Latin America: Tijuana Mayor Vows to Investigate Entire Police Force for Links to Drug Trade

The mayor of the Mexican border city of Tijuana, Jorge Hank Rhon, announced over the weekend that the entire municipal police force is to be investigated for involvement in the drug trade. The city is home to the Arellano Felix drug trafficking organization, one of the most powerful in Mexico. The group is locked in a bloody battle with the competing "Juarez cartel," led by the criminal heirs of the legendary Amado Carrillo Fuentes, known as the "Lord of the Skies" before his death in 1997. Dozens of people have been killed this year in Tijuana in battles between the rival groups.

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Tijuana police logo (courtesy DrugWar.com)
Tensions have worsened in the city since the August arrest of Francisco Javier Arellano Felix by US authorities off the Baja California coast in August. Since then, violence has escalated, and the dead include at least five police officers from city, state, or federal agencies, including assistant Tijuana police chief Arturo Rivas Vaca, who was gunned down in his patrol car in mid-September.

After that incident, Tijuana officials accused federal law enforcement officials of not doing enough to help fight the traffickers, which prompted an unusually testy response from the federal attorney general's office. In a communiqué issued in late September, the office accused Mayor Rhon and Tijuana secretary of public safety Luis Javier Algorri Franco of "complacency or direct complicity" with the drug traffic.

Rhon was also facing pressure from powerful Tijuana business interests worried that the corruption and violence could affect their bottom lines. The major business group in the city, the Entrepreneurial Coordinating Council, had announced last month it was boycotting public functions until local, state, and federal law enforcement agencies began working together, and last week, it threatened to move businesses from the city unless something was done.

That is apparently what prompted Rhon's weekend call for a mass investigation of the municipal police. While police corruption in Tijuana has been endemic for years -- local police report 66 of their own arrested in the past six months -- it is the open political spat between Rhon and Mexico City that greased the wheels for the investigation and the pressure from business that made it happen.

"Everyone from the policeman on the beat to the state police superintendent will be subject to this investigation," Rhon told a weekend press conference.

"We haven't waited for anyone to come from outside to help us with the theme of corruption," Algorri said in the weekend press conference announcing the mass investigation of Tijuana's 2,300 police. Algorri added that it was unfair to single out the city police. "The problem of corruption in police agencies is a reality, and all of the police agencies have problems with corruption," he said.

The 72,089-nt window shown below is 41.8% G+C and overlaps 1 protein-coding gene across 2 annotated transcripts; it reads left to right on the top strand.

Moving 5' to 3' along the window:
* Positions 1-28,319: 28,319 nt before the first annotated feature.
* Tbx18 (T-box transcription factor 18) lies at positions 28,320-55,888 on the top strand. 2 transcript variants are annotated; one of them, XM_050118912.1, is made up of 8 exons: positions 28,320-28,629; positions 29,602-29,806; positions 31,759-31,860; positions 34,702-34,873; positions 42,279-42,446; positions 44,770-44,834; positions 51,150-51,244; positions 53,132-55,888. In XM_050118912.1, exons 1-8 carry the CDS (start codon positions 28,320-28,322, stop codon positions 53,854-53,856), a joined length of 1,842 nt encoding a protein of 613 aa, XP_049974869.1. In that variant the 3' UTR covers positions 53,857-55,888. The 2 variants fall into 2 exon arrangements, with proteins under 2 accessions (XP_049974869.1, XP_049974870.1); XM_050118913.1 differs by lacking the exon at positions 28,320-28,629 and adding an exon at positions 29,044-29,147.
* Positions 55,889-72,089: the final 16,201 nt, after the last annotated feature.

Permission to Reprint: This article is licensed under a modified Creative Commons Attribution license.
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POLICE CORRUPTION

THE POLICE IN TIJUANA ARE CRIMINALS . I WAS VACATIONING IN TIJUANA. MY FRIEND AND I WERE ARRESTED BY THE POLICE ON FALSE CHARGES , ROBBED BY THE POLICE , THROWN IN JAIL FOR 2 DAYS AND THEN THE MEXICAN PRISON FOR 4 DAYS. THE WHOLE ORDEAL COST ME $13,000 CASH PLUS A WEEK OF MISSED WORK. THE POLICE ABUSE THEIR POWER AND AUTHORITY EXCESSIVELY. IF DRASTIC CHANGES ARE NOT MADE THE BAJA REGION OF MEXICO WILL BECOME JUST ANOTHER 3RD WORLD DESTINATION. I HAVE BEEN THERE MANY TIMES AND SPENT A LOT OF MONEY ON VARIOUS GOODS AND SERVICES ,FISHING HOTELS, GIFTS FOOD. I AM JUST 1 OF THOUSANDS OF TOURISTS WHO WILL NEVER STEP ACROSS THE MEXICAN BORDER EVER AGAIN. WHAT THE MEXICAN POLICE DID TO ME WAS THE EQUIVALENT OF KIDNAPING AND EXTORTION. GOOD LUCK TO ANYONE WHO DECIDES TO VACATION IN MEXICO, THEY WILL NEED IT.

robbed in Tijuana

I was captured in Tijuana on July 13,2008, by a policeman badge #0-20 and told that I was to be taken to the police dept to pay a $153 fing for not respecting Mexico laws.I had not done anything but over the course of 30 minutes of checking my registration and license the policeman asked repeatedly if I had enough to pay the fine. I did not but eventually he handed me a U-haul trailer brochure and told me tp put $40 in it and give it back...so I did. With in 2 minutes I was on my way .If you go to Mexico ,the police will find you and steal your money.This is not the worst thing that can happen to you.The police will screen you for far away visitors or people likely to have money. I reccommend carring your money in serveral places (some hidden), do not get angry, stay calm and Try to negociate out of some of the coercive theft. Americans are the victems on both sides of the border by both governments . one side is outright theft and on the American side it is theft by taxes for illegal aliens services,driving habits,schooling , etc.It is hard to win under these conditions. Joseph

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